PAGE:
Settler colonialism and the destruction of Palestine’s ecology

May 6, 2024
Professor Mazin Qumsiyeh of the Palestine Institute for Biodiversity and Sustainability. Photo: Peter Boyle

Professor Mazin Qumsiyeh has dedicated his life to studying the diversity of animals and plants in his homeland; not only in Bethlehem and the West Bank where he lives, but throughout historic Palestine and many Middle Eastern countries.

Since Qumsiyeh’s homeland has been occupied for 75 years, it’s inevitable that colonisation’s impact has been a central theme of his research, including at the Palestine Institute for Biodiversity and Sustainability, which he has run for the past 10 years.

Qumsiyeh told a lecture at Boorloo/Perth's State Library on April 18 that Palestine is like a patient, whose current circumstances of starvation, war and the destruction of people’s lives, could be diagnosed and understood only by looking for historical factors as the cause.

He noted wryly that the case is “not congenital”. “There has always been a lot of food available; life was very good for thousands of years. So the patient was very healthy, rarely had any conflicts. If you took away the conflict that we are currently in the middle of, you’d have to go back to the Crusades to find another conflict.

“Palestine was a multi-ethnic, multi-cultural, multi-religious society living in peace and harmony. There was a diversity of people, culture and languages: before 1948, 44 languages were spoken here.”

However, the Nakba ended this, with the violent displacement of people who were seen as “needing to go” for the state of Israel to be established.

“Every single Zionist — whether Jewish, Christian or working for the British Empire — everybody knew that this entailed the removal of the local people and, of course, that’s what happened.

“Around 530 plus villages and towns were depopulated from 1948 to 1950.

“A friend of my mother, who had studied at teacher’s college in Jerusalem, was killed in the massacre of Deir Yassin, together with her students.”

Often left out of the story, Qumsiyeh said, is the impact of this colonisation on the natural environment.

He explained how Israel’s policy had often entailed the destruction of whole ecosystems and the loss of many plants and animals.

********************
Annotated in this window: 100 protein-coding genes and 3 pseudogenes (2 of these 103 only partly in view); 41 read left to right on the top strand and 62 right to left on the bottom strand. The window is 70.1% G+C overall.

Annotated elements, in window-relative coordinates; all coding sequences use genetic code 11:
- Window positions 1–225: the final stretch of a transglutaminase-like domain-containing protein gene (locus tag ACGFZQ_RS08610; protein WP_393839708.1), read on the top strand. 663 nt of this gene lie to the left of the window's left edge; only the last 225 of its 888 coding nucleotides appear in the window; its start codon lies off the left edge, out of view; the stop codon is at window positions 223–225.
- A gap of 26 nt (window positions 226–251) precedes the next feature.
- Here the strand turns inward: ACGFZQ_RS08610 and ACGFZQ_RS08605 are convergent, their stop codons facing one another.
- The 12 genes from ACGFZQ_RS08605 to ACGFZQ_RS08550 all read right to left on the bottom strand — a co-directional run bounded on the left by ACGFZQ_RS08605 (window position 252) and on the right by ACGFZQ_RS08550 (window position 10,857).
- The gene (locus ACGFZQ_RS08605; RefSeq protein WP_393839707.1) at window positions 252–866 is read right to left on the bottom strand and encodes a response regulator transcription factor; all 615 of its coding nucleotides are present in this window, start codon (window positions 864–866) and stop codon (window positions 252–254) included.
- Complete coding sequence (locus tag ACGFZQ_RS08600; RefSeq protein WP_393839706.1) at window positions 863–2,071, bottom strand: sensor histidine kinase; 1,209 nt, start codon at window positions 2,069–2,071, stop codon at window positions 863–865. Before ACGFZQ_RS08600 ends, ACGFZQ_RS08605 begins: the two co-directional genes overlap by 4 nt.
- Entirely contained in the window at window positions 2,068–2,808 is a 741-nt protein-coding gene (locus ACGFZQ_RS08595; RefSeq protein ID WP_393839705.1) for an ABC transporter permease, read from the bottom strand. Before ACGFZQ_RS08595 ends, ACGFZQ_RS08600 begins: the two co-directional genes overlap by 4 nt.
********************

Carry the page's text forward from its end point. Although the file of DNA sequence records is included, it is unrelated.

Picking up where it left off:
“Humanity is facing a humanitarian global catastrophe: this includes things like climate change, destruction and pollution, over-exploitation of natural resources, invasive species that are now spreading and of course settler colonialism and its impact on our world.

“For example, when Israel destroyed 530 Palestinian villages and towns, it also bulldozed all the trees around them — including domestic trees, like figs and olives and almond trees, or old trees, like oaks, hawthorn or carobs.

“It did plant others, but they were the wrong type: pine trees are good for northern Europe but not necessarily in Palestine where there’s a dry climate, so they’re susceptible to fire.

“Fires consumed the pine trees planted to replace indigenous Palestinian trees.

“How do we know there were indigenous Palestinian trees and farmlands there? Because after the fire, you can see the terraces our ancestors built that showed it was cultivated.”

Other Israeli state policies included the diversion of the Jordan River to irrigate “replacement” agriculture — which had led to it becoming little more than a stream, when once it had flowed at 1.35 billion cubic metres a year.

Israel destroyed the wetlands at Lake Hula, which Qumsiyeh said caused the loss of 219 animal species, as well as the removal of 12 communities that lived in the area.

Now students at his institute — which is connected to Bethlehem University — conduct research into similar environmental issues, such as the dumping of Israeli waste into West Bank territory, endangering the health of surrounding Palestinian communities.

The transfer of waste violates international law, with six of the 15 waste facilities processing hazardous material.

Student researchers and volunteers at the institute are treating and rehabilitating local wild animals, researching food sovereignty, developing a community garden and taking education programs to marginalised communities.

“We have a biodiversity centre with a molecular laboratory attached to it, a natural history exhibit and we also run ethnography exhibitions,” Qumsiyeh said.

“We welcome volunteers from around the world: so far people from 45 countries, including Australia and New Zealand, have come and worked with us. They work in the garden, even building a biogas unit.”

Reflecting on Israel’s genocidal war on Palestine, Qumsiyeh said the future could go one of three ways: wholesale genocide of the Indigenous population, such as in the United States; after the mass killing, the colonists leave (as was the case in Algeria); or the two peoples living together equally in one country.

This last option, he said, was the most common end for settler colonialism, as seen across the Americas, most of Europe and Asia and in South Africa and Zimbabwe.

“I prefer the third option; it’s the least bloody one,” he said, adding that Israel seems intent on pursuing the first scenario in Gaza.

“We are people just like everybody else,” Qumsiyeh said. “My family happens to be Christian; my grandfather’s best friend in school was Jewish under the Ottoman Empire. We never had problems with the religions. We do have a problem with colonisers. What we want is freedom.”

Qumsiyeh was speaking as part of a national tour. He was introduced by Indigenous and human rights scholar Jack Collard, with a Welcome to Country delivered by Uncle Ben Taylor.

[Visit Palestinian Institute for Biodiversity and Sustainability for more information. Professor Mazin Qumsiyeh’s book, Sharing the Land of Canaan: Human Rights and the Israeli-Palestinian Struggle (2004), is available through Pluto Press.]

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